I’d like today to look at our first reading. If this reading seemed a bit surprising to you that is because it is from the Mass of the Vigil for this Feast, not from the Mass of the day.
In this reading we start by finding the Apostles Peter and John on their way somewhere. Now I know this Feast is Peter and Paul, but in this reading it is Peter and John. So John gets in today’s feast as well. The more Apostles the merrier. Anyway they are on their way. Anyone remember where they were going?
To the Temple! And why were they headed to the temple at 3 o’clock in the afternoon? ¿To get there early for a parish fish-fry or fried chicken dinner? NO. To attend a lively book discussion group? NO. To arrange for a bar-mitzvah or some other ceremony? NO. We are told they are going to the temple to pray. Specifically “for the three o’clock hour of prayer.”
You see, the ancient Jews had certain set hours for prayer, which they prayed four times each day: at 6:00 a.m., 9:00 a.m., Noon, and 3:00 p.m. In the Middle East you can still see this being done in the Muslim call to prayer. They pray five times a day: pre-dawn, noon, afternoon, sunset and evening. Has anyone here ever been to the Middle East or an Islamic country and been awakened at an un-godly hour by the loud-speaker wailing call to prayer?
We Christians also have this practice of prayer at certain times of the day. We call it Liturgy of the Hours, or in older parlance, the Breviary. In monasteries and religious houses different times of the day are sanctified by Morning Prayer or Lauds, Evening Prayer or Vespers, Night Prayers or Compline, and several other services for the enthusiastic. Some parishes do some of these prayers on a regular basis, and individual laity pray them as well. But, unfortunately, prayer at certain hours is not as common among Christians as it is among Moslems.
Isn’t it interesting that ancient peoples, whose primary clock was the position of the sun, were much more committed to making holy the various portions of the day by regular prayer than we modern types who are so completely – even obsessively – conscious of time, down to the minute and second and milli-second. With our atomic clocks, watches, cell phones, buzzers, and other time keeping devices we live by the clock. God help us if the Mass starts 4 minutes late!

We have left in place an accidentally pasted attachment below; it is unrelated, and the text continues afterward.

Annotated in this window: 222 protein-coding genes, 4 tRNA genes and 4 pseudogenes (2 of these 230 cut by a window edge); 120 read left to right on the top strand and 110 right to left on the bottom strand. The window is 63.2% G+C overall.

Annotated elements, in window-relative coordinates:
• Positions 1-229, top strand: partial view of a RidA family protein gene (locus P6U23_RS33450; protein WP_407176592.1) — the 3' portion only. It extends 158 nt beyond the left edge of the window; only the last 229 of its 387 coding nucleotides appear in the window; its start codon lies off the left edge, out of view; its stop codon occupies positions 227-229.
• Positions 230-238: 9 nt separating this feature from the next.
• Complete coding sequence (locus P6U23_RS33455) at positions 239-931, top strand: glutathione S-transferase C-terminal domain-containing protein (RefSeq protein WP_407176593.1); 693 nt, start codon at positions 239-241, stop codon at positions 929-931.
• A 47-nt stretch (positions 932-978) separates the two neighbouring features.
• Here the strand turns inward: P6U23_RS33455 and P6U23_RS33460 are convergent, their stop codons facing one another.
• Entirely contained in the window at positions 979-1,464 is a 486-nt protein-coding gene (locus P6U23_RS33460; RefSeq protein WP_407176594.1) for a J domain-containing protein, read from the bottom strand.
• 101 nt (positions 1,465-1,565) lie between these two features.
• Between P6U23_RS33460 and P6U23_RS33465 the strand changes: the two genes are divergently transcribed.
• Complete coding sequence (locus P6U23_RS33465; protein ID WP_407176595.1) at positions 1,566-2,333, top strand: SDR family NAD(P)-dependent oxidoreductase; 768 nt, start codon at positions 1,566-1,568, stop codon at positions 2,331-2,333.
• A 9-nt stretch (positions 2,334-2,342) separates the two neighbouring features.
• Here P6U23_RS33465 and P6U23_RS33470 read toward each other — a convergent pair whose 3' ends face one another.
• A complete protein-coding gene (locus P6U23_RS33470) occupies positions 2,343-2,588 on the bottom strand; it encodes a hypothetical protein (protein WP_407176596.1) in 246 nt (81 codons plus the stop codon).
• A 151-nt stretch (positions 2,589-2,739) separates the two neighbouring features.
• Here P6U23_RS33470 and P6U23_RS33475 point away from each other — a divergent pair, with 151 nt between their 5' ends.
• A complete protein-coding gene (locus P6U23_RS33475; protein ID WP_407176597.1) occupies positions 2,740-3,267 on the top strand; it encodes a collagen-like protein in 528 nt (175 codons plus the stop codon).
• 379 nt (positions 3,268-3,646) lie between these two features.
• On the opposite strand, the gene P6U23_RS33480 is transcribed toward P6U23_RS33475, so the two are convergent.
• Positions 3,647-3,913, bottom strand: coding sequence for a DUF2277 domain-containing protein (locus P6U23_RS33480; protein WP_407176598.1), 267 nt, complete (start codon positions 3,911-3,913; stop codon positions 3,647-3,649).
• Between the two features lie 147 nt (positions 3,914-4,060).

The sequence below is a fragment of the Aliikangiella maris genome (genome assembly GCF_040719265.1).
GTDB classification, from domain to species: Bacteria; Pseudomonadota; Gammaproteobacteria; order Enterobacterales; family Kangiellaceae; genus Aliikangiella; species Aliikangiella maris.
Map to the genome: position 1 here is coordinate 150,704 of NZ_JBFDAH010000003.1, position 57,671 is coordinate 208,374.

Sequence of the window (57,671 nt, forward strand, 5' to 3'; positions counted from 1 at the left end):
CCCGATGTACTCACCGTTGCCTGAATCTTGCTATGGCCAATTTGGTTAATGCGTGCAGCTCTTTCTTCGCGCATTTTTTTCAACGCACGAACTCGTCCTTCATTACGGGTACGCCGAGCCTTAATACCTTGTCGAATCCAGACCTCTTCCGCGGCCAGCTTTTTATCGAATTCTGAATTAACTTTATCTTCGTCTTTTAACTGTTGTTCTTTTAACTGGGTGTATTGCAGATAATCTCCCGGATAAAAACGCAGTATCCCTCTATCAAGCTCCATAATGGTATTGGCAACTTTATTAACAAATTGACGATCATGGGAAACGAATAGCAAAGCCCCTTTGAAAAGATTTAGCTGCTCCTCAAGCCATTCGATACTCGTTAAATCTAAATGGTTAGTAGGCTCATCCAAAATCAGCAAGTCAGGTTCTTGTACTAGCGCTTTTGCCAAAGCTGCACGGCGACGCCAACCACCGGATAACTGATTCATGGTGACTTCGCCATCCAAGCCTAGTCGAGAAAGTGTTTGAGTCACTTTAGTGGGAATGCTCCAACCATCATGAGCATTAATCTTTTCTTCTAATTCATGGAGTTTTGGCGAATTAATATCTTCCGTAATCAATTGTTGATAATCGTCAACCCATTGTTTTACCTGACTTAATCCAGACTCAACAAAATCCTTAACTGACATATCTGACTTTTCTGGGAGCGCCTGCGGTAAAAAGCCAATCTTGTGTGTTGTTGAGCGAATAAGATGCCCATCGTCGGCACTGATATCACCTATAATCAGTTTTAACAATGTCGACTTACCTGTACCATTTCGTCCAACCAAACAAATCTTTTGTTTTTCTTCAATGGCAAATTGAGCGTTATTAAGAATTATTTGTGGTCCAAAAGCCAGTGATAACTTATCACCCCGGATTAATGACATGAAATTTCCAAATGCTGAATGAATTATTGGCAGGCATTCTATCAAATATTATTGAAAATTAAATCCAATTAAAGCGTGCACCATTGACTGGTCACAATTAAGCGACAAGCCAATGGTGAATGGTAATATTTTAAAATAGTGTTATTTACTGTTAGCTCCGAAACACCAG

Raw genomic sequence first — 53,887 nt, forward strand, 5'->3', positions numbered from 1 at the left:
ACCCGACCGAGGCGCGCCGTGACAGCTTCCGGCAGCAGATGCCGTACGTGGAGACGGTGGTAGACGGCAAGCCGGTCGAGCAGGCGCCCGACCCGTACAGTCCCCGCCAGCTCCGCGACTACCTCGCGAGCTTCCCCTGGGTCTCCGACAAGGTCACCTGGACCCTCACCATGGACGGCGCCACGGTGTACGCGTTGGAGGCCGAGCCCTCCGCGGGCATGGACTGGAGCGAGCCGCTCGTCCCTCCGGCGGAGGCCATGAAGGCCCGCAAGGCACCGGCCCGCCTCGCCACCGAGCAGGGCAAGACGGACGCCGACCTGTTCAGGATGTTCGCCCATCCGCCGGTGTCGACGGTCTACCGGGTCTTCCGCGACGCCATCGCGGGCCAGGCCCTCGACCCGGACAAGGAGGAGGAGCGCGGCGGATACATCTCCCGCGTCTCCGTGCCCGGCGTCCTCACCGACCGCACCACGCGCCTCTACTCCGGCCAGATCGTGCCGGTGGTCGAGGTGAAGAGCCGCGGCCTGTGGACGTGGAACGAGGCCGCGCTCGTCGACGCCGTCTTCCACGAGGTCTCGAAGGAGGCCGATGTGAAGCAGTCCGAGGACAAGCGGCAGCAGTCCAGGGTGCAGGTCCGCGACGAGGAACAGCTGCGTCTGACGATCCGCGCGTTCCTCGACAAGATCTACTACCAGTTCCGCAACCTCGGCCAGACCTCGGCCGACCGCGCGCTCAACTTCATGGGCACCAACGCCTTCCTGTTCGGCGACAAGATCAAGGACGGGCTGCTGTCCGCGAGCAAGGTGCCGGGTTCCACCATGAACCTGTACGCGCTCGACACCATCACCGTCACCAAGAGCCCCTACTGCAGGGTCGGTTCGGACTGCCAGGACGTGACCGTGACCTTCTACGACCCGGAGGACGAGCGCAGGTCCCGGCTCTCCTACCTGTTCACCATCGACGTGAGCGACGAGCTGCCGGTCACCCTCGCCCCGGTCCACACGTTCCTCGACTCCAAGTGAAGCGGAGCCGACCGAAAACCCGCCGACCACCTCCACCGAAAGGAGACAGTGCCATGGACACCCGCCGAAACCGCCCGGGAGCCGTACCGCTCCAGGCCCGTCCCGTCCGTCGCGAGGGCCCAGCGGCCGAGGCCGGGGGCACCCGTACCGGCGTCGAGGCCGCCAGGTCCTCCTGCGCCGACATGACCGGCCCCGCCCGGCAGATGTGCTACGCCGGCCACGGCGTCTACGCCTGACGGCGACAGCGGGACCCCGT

But we don’t stop to pray as Peter and John were doing in our first reading. Of course, we have so many more important things to do than they did. (that is irony).
But I digress.
Peter and John see a crippled man there begging for alms. Peter, inspired by the Holy Spirit looked intently at him and said to him, “Look at us.” Look at us. I find that an interesting thing to say. Why did Peter say that? What did Peter want the crippled man to see? I am guessing but I think Peter wanted this man who was disabled to see in Peter and John the result of their encounter with the Risen Lord. Peter wanted him to see the Joy, the Peace, the Faith, the Love, that filled their hearts and their lives, because that is what Peter was anxious to share with him. Peter knew the Resurrected Christ and the fullness of life that flowed from Christ. And that inner healing was what the crippled man needed most of all. His dis-ability was spiritual as well as physical.
It is what all of us need most of all. All over the world, in our very city, in our very neighborhoods and families, there are people who are spiritually crippled. They don’t know why they are here on earth, why they bother to get up each day, what tremendous worth they have, whose they truly are, what their eternal destiny is, that they are deeply loved by God. They are spiritually crippled.
Peter was sent as a messenger of Good News, of the Gospel. And so are we, you and me! Dare we – like St Peter - say to the people who are lost and lonely, who wander aimlessly through life looking to greed or pleasure or drugs or booze or some other thing to help them escape the loneliness and emptiness of their lives, dare we say to them, “Hey, Look at us”? Look at us.
And if they do, what will they see? Will they see Good News?
People all over the world love to look at Pope Francis. Catholics, other Christians, people of other faiths, people who are “spiritual but not religious”, even atheists, love to look at Pope Francis. Why? He is alive! He does not look bored. He may be angry and upset at how the poor are treated and at organized crime. He may be terribly sad at the loss of lives of people fleeing violence and poverty. But still he is alive. Because he has heard Good News. And he shows it. Look at him.
And so St. Peter says “Look at us.” Brothers and sisters that is what we are called to say as well. Announcing “Look at us,” to all the spiritually crippled in our lives. Dare we say that? What will they see if they do look? Will they see Christians alive with hope and faith and love and generosity and peace and joy? They should.
That is what the crippled man in the Gospel saw when he looked at Peter and John. Peter took him by the hand and raised him up. And when the man was healed what did he do? Did he run home and tell his family? Did he go to the mall and buy some new shoes that he now needed? Did he get on 24-hour cable news and tell his remarkable story? NO! The first reading states: “He leaped up, stood, and walked around, and went into the temple with them, walking and jumping and praising God.” For he was healed not only in his limbs, but in his heart. And so the first thing he does is go into the temple to praise and thank God. He has truly been healed of a confused, meaningless, pointless life. He has been healed to worship and praise God.
Today we celebrate two great Apostles, Sts Peter and Paul. They were heralds of the Good News. They are examples and inspirations for us. For we too are called to go and announce the Gospel of the Lord. Happy Feast Day!